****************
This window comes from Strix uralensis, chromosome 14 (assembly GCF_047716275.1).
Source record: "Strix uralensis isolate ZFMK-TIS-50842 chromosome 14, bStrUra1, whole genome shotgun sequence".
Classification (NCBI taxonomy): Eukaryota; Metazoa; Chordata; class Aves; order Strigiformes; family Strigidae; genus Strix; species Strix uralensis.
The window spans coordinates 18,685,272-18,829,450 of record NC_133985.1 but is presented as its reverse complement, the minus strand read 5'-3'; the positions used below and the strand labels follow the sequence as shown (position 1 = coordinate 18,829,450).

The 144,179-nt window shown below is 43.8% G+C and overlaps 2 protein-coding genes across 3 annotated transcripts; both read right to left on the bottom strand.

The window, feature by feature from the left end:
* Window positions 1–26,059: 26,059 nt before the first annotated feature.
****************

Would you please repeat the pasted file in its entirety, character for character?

This window comes from Strix uralensis, chromosome 14 (assembly GCF_047716275.1).
Source record: "Strix uralensis isolate ZFMK-TIS-50842 chromosome 14, bStrUra1, whole genome shotgun sequence".
Classification (NCBI taxonomy): Eukaryota; Metazoa; Chordata; class Aves; order Strigiformes; family Strigidae; genus Strix; species Strix uralensis.
The window spans coordinates 18,685,272-18,829,450 of record NC_133985.1 but is presented as its reverse complement, the minus strand read 5'-3'; the positions used below and the strand labels follow the sequence as shown (position 1 = coordinate 18,829,450).

The 144,179-nt window shown below is 43.8% G+C and overlaps 2 protein-coding genes across 3 annotated transcripts; both read right to left on the bottom strand.

The window, feature by feature from the left end:
* Window positions 1–26,059: 26,059 nt before the first annotated feature.